How to resolve the financial crises in Nigeria’s power sector
Meter every user and charge tariffs that guarantee commercial returns
The major problem bogging down Nigeria’s power sector is its ineffective market which is about as efficient as a basket would be in retaining water. It makes sense then, that the place to start in finding a solution is fixing the electricity market so that debt obligations can be settled and the services priced fairly and paid for.
This may appear like oversimplifying the problem but in reality, it’s really not as complex as both the government and the operators are making it appear. Nigerians just want electricity for most hours of the day and are willing to pay a fair rate for power as long as they are not cheated through estimated billing – most Nigerians anyway.
The place to start is ensuring that all customers are metered. Imagine a petrol station where the fuel that is sold is not measured rather customers are charged according to how expensive the car they drive appears to be. This is what obtains by denying customers meters and charging them estimated billing based on what similar houses in the neighbourhood should be paying.
Currently there are around 10.4 million registered customers on Electricity Distribution Company (DisCos) books and only around 37 percent of them are metered. Around 20 percent of these meters are old and defective. So, it means only 8million customers are paying for electricity. Of this figure, about 4.1million customers are unmetered and pay through estimated billing. Worse still, there are over 20million buildings with electricity connections in Nigeria.
To solve the problem of meters, the regulator, the Nigerian Electricity Regulatory Commission (NERC) approved a nifty arrangement to meter everyone – The Meter Asset Providers (MAPs) regulation. This allows third-party investors to provide meters for customers which they could repay over a year. But the government unwisely set up a 35 percent levy on meters, according to it, to encourage local production, never mind, there is no power to produce them. The Nigerian Customs is now charging the levy on both meters and their components. This is what happens in a government that lacks both vision and coordination.
If the government were serious about solutions, it will make meter importation duty-free at least for one year, float a bond through a developmental financing institution or multilateral organisations say over ten years to finance meter purchase for all customers and order that every electricity customer must be captured. It will make it a crime to use power without a meter.
This action will bring over 20million customers into DisCos books and if they pay on average N5,000 a month, the sector will generate N1.2 trillion in revenue yearly.
The second reason for the poor financial condition of the power sector is that tariffs do not guarantee commercial returns. In arriving at the Multi-Year Tariff Order (MYTO), the model for pricing electricity in Nigeria, the parameters used includes gas prices, inflation, and foreign exchange rate. All these parameters have changed since 2015 when the last retail price for electricity was reviewed but the regulator has prevented operators from raising tariff until April this year. It moved commencement to July following the outbreak of COVID-19.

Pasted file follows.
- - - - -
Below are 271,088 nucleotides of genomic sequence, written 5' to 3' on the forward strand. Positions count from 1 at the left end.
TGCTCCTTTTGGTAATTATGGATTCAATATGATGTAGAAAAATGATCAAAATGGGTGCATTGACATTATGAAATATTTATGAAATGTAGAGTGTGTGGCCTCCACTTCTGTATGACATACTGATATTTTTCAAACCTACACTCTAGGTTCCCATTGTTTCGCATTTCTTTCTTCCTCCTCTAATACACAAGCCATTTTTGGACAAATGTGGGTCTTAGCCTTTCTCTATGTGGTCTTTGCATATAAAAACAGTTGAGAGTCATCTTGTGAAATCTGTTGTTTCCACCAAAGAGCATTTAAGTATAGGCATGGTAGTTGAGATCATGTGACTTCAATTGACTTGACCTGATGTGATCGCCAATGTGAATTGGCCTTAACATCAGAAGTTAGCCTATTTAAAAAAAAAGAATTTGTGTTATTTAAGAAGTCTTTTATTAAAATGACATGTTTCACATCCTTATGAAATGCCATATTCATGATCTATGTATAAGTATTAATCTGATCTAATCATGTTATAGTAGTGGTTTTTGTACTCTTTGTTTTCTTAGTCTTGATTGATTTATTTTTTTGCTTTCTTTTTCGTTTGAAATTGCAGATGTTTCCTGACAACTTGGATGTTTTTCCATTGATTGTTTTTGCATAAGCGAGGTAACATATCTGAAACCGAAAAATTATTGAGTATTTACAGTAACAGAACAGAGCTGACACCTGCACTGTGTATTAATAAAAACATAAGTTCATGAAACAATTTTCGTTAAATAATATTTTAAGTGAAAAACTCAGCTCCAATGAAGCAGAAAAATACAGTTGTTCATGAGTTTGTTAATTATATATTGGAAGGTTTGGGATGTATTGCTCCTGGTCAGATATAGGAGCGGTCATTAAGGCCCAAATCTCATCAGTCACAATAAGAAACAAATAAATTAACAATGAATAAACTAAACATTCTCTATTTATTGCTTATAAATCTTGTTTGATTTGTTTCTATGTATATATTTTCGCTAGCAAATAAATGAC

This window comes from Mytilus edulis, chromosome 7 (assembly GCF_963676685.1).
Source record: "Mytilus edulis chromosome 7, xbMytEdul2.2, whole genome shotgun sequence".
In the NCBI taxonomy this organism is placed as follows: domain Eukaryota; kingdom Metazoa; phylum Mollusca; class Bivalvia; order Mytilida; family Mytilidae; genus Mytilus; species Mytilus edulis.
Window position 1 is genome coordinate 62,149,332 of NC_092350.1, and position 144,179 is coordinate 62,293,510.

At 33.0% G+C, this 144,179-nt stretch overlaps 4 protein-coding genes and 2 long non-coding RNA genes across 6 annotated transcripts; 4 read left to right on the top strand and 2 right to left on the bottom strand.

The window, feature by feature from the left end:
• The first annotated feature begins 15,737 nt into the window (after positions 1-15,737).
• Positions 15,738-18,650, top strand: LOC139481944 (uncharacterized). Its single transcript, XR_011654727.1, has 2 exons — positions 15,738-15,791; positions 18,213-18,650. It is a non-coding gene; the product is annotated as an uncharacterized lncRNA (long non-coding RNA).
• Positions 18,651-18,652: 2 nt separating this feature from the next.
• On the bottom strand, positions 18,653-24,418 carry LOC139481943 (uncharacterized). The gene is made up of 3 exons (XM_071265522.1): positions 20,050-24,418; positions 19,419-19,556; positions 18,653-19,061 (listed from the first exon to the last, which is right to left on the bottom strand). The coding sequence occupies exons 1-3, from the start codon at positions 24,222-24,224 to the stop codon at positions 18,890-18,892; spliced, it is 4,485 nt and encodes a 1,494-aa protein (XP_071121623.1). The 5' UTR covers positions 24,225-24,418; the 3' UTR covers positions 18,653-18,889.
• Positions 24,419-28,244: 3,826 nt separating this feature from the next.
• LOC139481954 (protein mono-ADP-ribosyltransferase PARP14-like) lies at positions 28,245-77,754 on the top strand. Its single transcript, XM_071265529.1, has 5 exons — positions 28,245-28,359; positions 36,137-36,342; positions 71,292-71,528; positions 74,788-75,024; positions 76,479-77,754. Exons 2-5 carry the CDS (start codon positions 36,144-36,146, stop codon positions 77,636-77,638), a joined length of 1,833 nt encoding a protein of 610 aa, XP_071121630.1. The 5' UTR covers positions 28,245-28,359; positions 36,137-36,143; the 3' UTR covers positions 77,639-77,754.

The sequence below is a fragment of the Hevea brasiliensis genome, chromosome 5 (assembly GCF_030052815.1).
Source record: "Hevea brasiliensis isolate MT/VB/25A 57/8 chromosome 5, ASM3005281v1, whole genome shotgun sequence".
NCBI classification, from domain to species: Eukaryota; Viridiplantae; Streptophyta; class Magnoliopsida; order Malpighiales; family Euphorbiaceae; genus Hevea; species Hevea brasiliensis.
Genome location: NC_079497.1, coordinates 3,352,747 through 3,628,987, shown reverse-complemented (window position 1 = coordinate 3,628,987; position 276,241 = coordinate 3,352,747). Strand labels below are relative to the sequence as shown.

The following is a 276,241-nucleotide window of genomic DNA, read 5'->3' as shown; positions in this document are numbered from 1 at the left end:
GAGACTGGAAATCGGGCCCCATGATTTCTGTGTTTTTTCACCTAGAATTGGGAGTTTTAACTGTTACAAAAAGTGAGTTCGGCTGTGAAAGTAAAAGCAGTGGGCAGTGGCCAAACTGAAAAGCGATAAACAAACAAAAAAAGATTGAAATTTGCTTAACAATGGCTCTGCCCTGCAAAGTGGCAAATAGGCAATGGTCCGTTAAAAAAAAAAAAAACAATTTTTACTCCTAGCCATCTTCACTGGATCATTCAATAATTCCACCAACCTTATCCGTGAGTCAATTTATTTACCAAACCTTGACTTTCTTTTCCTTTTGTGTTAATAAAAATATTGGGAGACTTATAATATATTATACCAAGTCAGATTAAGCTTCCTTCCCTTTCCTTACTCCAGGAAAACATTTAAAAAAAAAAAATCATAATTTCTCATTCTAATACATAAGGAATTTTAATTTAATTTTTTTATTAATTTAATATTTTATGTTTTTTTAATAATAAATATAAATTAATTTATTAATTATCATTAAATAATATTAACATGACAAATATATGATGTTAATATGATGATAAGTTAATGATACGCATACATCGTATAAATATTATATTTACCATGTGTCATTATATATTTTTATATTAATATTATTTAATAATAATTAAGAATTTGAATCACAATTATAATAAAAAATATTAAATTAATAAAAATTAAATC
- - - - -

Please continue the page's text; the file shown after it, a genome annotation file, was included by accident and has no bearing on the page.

The government has maintained a stranglehold on tariffs because it fears popular revolt. Yet, Nigerians spend billions of naira yearly powering generators. This is self-defeating because the Nigerian government in the past three years has spent over N1.3trillion in bailouts to the sector to make up for keeping tariffs low. The government’s 40percent stake in the DisCos is not generating returns as the sector is haemorrhaging money faster than a broken faucet. The government has also been unable to tax the sector because the DisCos have been reporting losses. In their 2018 financials, the eleven DisCos recorded cumulative losses of N787billion a 10 percent increase from the previous year.
Clearly, the biggest problem with the sector is not money but a lack of imagination by the Ministry of Power and NERC, the sector regulator. An unwillingness to take difficult decisions and preventing markets from taking the lead, rather than populist and parochial sentiments. This will only make matters worse.
Apart from money, there is an absence of governance by operators and deliberate disregard for market rules. Technical problems fester and rickety assets are not fixed promptly. There is also a lack of accountability in how the Transmission Company of Nigeria and the System Operator manage costs, an indication of poor leadership in the sector.
Nigerians are bearing the brunt of this high-level incompetence and the economy is the biggest loser, recording over $29 billion worth of losses yearly on account of the epileptic power supply according to World Bank and Ministry of Finance report.